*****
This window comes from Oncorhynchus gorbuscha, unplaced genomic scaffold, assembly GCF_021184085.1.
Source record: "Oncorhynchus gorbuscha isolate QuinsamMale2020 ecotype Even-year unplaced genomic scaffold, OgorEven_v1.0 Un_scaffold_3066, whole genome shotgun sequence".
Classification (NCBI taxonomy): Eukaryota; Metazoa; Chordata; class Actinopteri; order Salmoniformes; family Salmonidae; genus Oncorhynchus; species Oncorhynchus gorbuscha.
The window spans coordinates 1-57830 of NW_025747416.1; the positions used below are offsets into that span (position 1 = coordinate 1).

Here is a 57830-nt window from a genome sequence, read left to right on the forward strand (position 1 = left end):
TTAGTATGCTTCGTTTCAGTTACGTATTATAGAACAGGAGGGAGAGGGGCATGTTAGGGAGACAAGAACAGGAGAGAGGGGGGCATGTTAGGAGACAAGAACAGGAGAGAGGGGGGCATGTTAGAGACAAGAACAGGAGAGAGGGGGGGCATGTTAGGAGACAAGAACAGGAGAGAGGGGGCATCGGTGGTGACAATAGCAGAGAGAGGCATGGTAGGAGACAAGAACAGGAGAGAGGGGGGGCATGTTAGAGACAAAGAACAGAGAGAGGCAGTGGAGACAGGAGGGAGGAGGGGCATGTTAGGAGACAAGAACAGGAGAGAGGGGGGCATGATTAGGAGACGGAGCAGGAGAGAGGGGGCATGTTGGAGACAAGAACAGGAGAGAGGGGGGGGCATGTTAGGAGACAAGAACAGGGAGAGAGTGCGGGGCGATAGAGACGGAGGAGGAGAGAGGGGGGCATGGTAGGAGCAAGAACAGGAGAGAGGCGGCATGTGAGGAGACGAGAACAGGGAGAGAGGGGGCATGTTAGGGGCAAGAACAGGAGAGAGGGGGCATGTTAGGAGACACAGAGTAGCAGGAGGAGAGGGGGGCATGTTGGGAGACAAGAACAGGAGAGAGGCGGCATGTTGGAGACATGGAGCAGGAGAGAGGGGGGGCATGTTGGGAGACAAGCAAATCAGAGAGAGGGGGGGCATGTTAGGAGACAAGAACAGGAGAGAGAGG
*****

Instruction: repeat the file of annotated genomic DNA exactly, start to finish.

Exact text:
This window comes from Oncorhynchus gorbuscha, unplaced genomic scaffold, assembly GCF_021184085.1.
Source record: "Oncorhynchus gorbuscha isolate QuinsamMale2020 ecotype Even-year unplaced genomic scaffold, OgorEven_v1.0 Un_scaffold_3066, whole genome shotgun sequence".
Classification (NCBI taxonomy): Eukaryota; Metazoa; Chordata; class Actinopteri; order Salmoniformes; family Salmonidae; genus Oncorhynchus; species Oncorhynchus gorbuscha.
The window spans coordinates 1-57830 of NW_025747416.1; the positions used below are offsets into that span (position 1 = coordinate 1).

Here is a 57830-nt window from a genome sequence, read left to right on the forward strand (position 1 = left end):
TTAGTATGCTTCGTTTCAGTTACGTATTATAGAACAGGAGGGAGAGGGGCATGTTAGGGAGACAAGAACAGGAGAGAGGGGGGCATGTTAGGAGACAAGAACAGGAGAGAGGGGGGCATGTTAGAGACAAGAACAGGAGAGAGGGGGGGCATGTTAGGAGACAAGAACAGGAGAGAGGGGGCATCGGTGGTGACAATAGCAGAGAGAGGCATGGTAGGAGACAAGAACAGGAGAGAGGGGGGGCATGTTAGAGACAAAGAACAGAGAGAGGCAGTGGAGACAGGAGGGAGGAGGGGCATGTTAGGAGACAAGAACAGGAGAGAGGGGGGCATGATTAGGAGACGGAGCAGGAGAGAGGGGGCATGTTGGAGACAAGAACAGGAGAGAGGGGGGGGCATGTTAGGAGACAAGAACAGGGAGAGAGTGCGGGGCGATAGAGACGGAGGAGGAGAGAGGGGGGCATGGTAGGAGCAAGAACAGGAGAGAGGCGGCATGTGAGGAGACGAGAACAGGGAGAGAGGGGGCATGTTAGGGGCAAGAACAGGAGAGAGGGGGCATGTTAGGAGACACAGAGTAGCAGGAGGAGAGGGGGGCATGTTGGGAGACAAGAACAGGAGAGAGGCGGCATGTTGGAGACATGGAGCAGGAGAGAGGGGGGGCATGTTGGGAGACAAGCAAATCAGAGAGAGGGGGGGCATGTTAGGAGACAAGAACAGGAGAGAGAGG